Just days after the release of his lighthearted animated feature The Adventures of Tintin, acclaimed director Steven Spielberg releases the more dramatic adventure War Horse on Christmas day. While Tintin (based on a long-running comic series by Belgian artist Hergé) is like a cross between Indiana Jones and Pirates of the Caribbean, representing Spielberg’s childlike fantastical side, War Horse (based on a children’s book by Michael Morpurgo) reflects the director’s more dramatic tendencies without losing the fun that comes with the suspension of disbelief.
Set during the first World War, War Horse is the story or Joey, an unruly horse that appears to be untamable until he forms a bond and friendship with a young man named Albert (Jeremy Irvine). With Albert’s family on the verge of losing their farm, Albert miraculously trains Joey to plow the fields for turnip planting. But once British soldiers come to town looking for horses for the cavalry, Albert’s destitute family has no choice but to sell Joey to the army for whatever they can get.
From there Joey encounters another stubborn horse who becomes his companion in his upcoming adventures across European countrysides, forests and battlefields. Though he comes to be known by different names to different people, Joey unwittingly becomes a pivotal part of the lives of almost every person he encounters. From German siblings deserting their fellow soldiers to a French farmer and his spunky granddaughter to soldiers from opposing sides of the battle meeting in no man’s land to help untangle the horse from barbed wire, Joey tends to have a way of inspiring magnificent (and sometimes fleeting) moments of joy.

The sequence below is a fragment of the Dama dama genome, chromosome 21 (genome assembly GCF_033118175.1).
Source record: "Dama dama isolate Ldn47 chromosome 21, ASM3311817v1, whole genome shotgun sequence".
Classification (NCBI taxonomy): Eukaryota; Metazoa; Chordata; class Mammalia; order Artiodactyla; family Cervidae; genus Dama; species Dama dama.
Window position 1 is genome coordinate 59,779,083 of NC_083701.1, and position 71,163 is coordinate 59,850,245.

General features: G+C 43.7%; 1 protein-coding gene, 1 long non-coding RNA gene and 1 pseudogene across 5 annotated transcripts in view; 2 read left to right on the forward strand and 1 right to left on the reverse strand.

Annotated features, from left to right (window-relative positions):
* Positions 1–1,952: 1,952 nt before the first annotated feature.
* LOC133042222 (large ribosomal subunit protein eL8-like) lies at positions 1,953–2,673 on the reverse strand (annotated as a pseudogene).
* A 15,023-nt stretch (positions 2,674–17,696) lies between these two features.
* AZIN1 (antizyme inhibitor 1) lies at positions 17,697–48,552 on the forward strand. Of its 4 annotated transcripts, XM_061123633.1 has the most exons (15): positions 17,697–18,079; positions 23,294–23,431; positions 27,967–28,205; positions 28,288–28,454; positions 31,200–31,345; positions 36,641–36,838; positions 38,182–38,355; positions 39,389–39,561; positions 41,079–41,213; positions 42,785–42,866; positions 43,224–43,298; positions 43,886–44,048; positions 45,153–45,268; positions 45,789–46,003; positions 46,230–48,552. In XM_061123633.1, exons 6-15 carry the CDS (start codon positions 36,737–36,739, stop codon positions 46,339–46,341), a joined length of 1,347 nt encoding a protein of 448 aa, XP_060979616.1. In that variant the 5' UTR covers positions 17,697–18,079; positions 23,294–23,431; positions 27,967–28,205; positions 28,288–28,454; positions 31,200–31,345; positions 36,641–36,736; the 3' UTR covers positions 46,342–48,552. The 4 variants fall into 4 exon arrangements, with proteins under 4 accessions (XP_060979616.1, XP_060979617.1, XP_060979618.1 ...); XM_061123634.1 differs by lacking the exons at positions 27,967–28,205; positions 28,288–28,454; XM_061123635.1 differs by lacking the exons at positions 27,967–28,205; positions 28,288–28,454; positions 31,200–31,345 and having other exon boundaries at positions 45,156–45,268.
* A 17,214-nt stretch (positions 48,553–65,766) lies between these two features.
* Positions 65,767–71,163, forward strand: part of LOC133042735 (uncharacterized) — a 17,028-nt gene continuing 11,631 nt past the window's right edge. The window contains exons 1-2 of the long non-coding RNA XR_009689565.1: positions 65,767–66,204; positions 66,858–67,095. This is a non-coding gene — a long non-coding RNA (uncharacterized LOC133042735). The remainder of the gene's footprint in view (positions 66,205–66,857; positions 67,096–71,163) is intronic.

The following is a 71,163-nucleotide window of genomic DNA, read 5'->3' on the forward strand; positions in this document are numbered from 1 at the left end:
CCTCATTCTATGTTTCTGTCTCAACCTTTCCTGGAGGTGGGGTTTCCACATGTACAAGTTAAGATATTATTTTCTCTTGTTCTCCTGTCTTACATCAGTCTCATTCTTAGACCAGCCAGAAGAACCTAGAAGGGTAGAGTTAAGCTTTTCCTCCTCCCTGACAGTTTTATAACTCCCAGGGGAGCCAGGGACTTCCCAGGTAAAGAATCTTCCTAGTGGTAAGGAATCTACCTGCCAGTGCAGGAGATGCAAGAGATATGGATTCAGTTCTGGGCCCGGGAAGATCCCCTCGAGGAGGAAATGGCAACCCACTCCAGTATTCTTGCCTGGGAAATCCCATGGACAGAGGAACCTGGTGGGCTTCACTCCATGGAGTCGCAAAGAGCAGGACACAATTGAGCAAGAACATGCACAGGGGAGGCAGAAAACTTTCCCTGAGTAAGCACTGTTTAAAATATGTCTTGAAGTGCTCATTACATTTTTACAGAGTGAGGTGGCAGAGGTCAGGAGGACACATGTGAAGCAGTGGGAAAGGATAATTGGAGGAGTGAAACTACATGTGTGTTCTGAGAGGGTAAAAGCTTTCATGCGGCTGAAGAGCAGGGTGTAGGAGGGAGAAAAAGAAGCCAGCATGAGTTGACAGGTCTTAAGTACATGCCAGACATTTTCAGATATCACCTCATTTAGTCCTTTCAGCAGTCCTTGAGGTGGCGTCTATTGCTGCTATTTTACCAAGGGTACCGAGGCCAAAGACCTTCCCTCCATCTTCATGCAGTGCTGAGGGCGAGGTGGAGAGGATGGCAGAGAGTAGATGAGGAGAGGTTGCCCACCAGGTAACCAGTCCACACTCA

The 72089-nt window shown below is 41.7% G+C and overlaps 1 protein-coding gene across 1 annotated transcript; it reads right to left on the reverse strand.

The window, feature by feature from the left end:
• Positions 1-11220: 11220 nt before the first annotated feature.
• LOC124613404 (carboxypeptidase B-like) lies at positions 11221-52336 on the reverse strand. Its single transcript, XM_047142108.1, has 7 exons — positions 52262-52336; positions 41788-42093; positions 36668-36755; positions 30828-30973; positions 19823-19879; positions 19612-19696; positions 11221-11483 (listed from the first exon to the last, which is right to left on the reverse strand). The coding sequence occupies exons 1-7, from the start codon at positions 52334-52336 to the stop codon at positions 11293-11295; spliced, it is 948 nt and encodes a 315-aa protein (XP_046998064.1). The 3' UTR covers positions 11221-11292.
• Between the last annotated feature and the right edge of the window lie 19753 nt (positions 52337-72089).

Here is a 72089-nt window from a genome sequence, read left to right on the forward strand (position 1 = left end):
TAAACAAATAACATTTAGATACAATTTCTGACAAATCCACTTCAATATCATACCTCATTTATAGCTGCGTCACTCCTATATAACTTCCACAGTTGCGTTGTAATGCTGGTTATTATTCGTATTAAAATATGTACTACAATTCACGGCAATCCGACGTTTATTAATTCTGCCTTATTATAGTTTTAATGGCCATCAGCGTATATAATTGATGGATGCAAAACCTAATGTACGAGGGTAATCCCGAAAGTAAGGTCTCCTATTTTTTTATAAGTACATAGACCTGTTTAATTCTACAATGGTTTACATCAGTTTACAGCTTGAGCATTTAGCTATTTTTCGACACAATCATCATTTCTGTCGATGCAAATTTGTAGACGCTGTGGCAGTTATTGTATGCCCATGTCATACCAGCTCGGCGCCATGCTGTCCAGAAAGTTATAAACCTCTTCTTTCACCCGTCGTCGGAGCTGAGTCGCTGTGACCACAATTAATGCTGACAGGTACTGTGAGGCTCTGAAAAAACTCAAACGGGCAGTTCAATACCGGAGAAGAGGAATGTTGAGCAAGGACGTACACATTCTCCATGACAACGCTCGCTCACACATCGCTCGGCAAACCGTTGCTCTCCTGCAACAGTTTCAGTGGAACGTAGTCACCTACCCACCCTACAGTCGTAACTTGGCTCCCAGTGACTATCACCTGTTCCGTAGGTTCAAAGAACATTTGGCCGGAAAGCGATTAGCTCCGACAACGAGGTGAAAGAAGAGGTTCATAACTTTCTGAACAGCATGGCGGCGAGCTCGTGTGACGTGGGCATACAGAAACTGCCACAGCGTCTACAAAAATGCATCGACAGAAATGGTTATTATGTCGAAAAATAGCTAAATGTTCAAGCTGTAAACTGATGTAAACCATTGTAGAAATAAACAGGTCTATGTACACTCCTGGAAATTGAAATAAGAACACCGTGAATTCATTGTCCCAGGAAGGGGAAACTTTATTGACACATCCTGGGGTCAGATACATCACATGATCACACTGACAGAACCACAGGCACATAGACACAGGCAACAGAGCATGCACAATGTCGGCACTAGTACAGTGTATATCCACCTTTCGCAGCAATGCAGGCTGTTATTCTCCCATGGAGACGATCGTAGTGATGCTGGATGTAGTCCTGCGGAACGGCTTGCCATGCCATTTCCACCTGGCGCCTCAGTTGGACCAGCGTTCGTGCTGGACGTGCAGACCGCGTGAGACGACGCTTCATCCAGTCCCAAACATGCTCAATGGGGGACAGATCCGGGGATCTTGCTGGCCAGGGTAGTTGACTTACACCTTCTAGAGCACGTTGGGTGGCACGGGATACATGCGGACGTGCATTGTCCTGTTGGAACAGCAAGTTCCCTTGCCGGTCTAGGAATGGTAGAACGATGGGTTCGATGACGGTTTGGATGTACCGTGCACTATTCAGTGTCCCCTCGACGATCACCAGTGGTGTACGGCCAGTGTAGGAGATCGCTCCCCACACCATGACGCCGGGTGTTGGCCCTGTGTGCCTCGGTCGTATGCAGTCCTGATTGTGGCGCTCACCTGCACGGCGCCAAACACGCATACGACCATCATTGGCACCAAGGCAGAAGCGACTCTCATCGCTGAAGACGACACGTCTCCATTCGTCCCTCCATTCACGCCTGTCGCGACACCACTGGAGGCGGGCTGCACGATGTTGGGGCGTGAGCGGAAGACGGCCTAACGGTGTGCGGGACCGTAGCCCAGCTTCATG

While Spielberg has long enjoyed showing us otherwise ordinary people in extraordinary circumstances, the use of an animal protagonist is something new for the director. While Spielberg’s Saving Private Ryan told the story of how one soldier’s fate affected many other lives, War Horse is able to tell multiple stories that intersect based on Joey’s whims and circumstances. Though the astonishing coincidences and fortunate serendipity that seem to follow Joey through his many adventures border on Michael Bay-like absurdity, Spielberg gives the story and its characters (including the horse) enough dimension to make you care about their fate, and never portrays anything that is completely out of the realm of possibility.
With some occasional Gone with the Wind-like visual splendor and the fanfare of John Williams’ score, War Horse is definitely a feel-good holiday flick. But as he has done before, Spielberg bucks that formula just enough to make War Horse more than just a sappy tale of triumph over tragedy.
War Horse. Directed by Steven Spielberg. Starring Jeremy Irvine, Emily Watson, Peter Mullan and David Thewlis. Rated PG-13. www.warhorsemovie.com.
Review by Jonathan Williams